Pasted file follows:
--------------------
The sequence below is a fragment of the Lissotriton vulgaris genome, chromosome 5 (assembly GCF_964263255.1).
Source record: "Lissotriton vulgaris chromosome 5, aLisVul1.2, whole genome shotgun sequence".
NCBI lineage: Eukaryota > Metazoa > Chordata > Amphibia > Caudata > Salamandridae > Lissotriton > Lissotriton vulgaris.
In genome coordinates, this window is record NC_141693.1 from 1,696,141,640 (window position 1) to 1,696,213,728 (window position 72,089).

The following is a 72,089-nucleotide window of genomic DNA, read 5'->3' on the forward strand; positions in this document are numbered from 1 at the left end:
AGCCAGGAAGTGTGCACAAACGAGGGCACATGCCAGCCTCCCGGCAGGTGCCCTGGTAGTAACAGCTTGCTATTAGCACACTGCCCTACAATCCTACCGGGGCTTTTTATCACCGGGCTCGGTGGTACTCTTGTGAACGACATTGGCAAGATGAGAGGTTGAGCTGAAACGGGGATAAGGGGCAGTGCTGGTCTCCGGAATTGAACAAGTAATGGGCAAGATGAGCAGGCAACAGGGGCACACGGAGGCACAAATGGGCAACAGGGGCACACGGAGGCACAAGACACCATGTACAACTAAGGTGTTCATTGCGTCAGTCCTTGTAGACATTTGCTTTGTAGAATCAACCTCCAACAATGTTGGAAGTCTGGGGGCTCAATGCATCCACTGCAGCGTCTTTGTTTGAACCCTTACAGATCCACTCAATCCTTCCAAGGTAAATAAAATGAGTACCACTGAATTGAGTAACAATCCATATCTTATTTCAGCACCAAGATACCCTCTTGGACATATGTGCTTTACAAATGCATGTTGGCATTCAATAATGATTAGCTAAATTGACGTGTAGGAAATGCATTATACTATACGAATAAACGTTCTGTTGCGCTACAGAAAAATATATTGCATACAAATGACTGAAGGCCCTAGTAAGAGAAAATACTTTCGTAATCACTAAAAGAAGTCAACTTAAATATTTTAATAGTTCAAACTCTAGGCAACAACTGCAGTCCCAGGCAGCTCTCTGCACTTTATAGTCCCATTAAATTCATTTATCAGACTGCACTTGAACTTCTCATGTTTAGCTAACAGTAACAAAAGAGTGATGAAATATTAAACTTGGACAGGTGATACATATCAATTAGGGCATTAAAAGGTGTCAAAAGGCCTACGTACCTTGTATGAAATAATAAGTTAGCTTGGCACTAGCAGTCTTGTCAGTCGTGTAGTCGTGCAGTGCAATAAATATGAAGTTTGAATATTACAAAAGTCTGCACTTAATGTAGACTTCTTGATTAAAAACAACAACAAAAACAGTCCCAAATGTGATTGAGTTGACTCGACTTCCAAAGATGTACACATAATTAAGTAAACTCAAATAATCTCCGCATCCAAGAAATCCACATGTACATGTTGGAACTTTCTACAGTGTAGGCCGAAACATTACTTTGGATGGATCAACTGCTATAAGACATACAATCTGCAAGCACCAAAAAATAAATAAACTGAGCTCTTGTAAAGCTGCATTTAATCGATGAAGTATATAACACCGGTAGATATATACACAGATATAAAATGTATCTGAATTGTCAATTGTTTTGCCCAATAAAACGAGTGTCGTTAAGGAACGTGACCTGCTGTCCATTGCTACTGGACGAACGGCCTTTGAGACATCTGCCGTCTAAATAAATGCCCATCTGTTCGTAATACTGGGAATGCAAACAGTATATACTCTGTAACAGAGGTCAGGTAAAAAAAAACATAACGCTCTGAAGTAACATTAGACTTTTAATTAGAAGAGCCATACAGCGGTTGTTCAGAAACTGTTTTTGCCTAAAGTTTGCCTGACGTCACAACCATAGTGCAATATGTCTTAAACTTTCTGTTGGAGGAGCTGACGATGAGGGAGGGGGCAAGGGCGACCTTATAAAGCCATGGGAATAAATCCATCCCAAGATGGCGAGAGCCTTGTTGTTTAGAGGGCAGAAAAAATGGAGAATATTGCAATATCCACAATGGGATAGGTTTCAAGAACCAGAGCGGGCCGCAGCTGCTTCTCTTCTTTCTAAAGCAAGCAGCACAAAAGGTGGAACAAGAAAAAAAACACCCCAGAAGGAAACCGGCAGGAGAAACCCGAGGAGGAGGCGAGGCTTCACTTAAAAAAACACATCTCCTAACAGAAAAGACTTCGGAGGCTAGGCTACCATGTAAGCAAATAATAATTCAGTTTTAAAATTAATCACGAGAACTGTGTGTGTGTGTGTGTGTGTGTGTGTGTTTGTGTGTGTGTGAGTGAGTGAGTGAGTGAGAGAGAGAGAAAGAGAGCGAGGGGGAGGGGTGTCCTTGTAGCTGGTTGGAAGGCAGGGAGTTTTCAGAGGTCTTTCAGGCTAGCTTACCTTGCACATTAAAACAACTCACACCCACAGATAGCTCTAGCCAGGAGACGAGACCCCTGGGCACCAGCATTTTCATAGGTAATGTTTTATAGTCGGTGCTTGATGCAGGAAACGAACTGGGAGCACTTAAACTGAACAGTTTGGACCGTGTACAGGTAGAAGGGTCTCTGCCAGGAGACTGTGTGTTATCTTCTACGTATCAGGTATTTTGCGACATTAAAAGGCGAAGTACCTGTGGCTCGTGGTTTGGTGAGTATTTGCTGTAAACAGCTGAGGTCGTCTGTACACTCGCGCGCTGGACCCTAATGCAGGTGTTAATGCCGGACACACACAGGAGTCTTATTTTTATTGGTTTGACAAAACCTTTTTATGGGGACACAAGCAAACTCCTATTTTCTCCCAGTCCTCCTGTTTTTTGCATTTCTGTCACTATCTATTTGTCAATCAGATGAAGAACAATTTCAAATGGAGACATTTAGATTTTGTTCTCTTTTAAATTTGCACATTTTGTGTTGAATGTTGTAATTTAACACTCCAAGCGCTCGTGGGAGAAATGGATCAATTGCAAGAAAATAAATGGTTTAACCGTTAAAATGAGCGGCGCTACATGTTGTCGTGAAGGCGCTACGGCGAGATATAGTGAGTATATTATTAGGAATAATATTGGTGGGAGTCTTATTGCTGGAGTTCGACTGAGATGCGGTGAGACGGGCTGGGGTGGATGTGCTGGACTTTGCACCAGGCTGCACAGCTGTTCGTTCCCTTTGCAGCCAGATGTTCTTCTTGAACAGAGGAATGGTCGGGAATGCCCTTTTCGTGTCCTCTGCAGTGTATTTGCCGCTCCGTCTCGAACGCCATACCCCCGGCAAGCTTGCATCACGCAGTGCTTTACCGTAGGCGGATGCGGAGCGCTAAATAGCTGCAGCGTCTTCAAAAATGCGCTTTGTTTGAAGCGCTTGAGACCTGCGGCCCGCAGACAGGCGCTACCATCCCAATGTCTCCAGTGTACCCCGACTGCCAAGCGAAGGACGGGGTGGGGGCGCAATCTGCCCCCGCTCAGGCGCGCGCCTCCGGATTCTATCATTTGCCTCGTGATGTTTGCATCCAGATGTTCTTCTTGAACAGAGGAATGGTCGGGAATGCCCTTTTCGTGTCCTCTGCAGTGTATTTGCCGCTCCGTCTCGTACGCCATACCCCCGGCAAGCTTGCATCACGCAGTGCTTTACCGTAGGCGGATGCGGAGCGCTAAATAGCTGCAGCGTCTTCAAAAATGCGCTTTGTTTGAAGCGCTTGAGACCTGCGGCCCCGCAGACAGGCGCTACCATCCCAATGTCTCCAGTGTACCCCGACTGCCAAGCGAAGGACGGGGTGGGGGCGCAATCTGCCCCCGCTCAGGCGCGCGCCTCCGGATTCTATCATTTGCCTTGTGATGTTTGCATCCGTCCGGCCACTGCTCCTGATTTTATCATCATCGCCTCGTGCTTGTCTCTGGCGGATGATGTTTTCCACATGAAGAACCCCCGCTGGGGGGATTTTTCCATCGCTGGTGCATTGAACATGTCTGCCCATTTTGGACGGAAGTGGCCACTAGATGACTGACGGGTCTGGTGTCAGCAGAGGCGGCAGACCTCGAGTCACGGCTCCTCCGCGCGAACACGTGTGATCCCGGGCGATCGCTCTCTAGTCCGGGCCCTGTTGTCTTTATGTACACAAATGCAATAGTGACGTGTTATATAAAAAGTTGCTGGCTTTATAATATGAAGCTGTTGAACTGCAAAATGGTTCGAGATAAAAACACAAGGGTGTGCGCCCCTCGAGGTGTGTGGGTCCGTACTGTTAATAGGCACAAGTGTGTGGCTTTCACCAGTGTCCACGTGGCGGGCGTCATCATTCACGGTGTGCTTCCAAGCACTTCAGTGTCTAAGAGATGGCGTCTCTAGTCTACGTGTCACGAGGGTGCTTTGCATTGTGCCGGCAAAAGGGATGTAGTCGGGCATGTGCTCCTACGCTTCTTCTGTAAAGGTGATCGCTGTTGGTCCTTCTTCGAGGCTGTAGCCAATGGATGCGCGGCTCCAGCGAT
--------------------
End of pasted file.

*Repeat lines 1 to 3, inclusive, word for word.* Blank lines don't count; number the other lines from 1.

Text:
The sequence below is a fragment of the Lissotriton vulgaris genome, chromosome 5 (assembly GCF_964263255.1).
Source record: "Lissotriton vulgaris chromosome 5, aLisVul1.2, whole genome shotgun sequence".
NCBI lineage: Eukaryota > Metazoa > Chordata > Amphibia > Caudata > Salamandridae > Lissotriton > Lissotriton vulgaris.